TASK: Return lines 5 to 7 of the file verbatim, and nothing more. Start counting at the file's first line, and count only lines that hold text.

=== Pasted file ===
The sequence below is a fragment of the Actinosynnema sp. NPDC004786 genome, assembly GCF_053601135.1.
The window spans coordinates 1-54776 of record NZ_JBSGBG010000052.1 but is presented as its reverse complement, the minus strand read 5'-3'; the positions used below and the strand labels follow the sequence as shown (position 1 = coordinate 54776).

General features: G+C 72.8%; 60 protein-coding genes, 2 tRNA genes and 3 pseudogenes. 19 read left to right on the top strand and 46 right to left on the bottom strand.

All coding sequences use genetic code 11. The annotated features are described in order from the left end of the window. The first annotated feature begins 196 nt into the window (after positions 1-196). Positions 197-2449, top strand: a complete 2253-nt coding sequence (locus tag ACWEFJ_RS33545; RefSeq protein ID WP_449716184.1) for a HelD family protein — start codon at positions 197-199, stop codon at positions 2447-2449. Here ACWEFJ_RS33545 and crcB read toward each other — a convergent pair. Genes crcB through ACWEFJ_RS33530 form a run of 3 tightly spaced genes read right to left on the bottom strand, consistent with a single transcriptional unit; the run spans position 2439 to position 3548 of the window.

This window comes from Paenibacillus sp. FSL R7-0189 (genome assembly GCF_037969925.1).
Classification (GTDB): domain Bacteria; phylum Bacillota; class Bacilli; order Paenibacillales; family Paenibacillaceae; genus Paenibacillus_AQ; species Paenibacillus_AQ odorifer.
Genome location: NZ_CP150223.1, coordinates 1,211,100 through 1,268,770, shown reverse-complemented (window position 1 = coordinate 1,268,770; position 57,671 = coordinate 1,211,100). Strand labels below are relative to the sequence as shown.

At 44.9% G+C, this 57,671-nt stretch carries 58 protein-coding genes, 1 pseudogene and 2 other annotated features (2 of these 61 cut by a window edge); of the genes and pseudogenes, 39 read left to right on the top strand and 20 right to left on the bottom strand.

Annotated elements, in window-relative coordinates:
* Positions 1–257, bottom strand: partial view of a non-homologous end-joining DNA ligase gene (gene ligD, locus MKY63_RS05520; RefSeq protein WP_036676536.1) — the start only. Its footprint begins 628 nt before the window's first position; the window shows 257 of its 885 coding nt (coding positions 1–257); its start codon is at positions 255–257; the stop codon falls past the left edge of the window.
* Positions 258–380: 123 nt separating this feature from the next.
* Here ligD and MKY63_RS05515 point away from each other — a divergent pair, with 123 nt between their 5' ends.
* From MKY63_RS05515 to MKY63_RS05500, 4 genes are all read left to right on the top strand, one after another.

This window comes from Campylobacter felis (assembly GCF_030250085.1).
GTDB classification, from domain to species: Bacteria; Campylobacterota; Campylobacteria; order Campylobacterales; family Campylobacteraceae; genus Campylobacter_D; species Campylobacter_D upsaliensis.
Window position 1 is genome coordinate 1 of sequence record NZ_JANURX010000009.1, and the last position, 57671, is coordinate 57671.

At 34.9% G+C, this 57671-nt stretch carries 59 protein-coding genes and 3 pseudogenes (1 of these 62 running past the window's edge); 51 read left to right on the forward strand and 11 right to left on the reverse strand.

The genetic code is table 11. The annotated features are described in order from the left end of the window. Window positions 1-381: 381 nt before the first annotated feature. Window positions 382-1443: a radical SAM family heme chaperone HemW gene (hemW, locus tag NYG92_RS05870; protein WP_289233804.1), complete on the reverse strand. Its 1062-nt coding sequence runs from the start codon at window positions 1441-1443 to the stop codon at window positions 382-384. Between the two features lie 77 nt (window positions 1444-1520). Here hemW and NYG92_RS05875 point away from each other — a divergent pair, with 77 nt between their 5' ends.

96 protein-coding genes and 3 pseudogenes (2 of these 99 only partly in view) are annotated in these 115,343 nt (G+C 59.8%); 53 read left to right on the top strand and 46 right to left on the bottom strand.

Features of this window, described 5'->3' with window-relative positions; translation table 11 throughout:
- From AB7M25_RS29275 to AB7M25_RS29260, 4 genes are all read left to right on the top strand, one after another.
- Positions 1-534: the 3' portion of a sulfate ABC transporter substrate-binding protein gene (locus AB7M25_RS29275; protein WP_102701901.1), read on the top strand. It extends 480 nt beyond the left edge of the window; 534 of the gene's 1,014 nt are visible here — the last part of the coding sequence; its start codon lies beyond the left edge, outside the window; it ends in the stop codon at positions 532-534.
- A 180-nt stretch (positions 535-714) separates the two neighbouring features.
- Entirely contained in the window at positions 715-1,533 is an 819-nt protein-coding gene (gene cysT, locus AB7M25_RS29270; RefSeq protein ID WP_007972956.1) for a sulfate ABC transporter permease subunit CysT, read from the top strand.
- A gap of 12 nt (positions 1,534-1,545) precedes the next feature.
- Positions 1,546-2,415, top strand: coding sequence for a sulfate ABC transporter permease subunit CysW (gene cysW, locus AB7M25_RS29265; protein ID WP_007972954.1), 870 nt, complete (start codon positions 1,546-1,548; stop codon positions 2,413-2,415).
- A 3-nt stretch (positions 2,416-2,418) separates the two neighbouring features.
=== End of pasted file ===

This window comes from Paenibacillus sp. FSL R7-0189 (genome assembly GCF_037969925.1).
Classification (GTDB): domain Bacteria; phylum Bacillota; class Bacilli; order Paenibacillales; family Paenibacillaceae; genus Paenibacillus_AQ; species Paenibacillus_AQ odorifer.
Genome location: NZ_CP150223.1, coordinates 1,211,100 through 1,268,770, shown reverse-complemented (window position 1 = coordinate 1,268,770; position 57,671 = coordinate 1,211,100). Strand labels below are relative to the sequence as shown.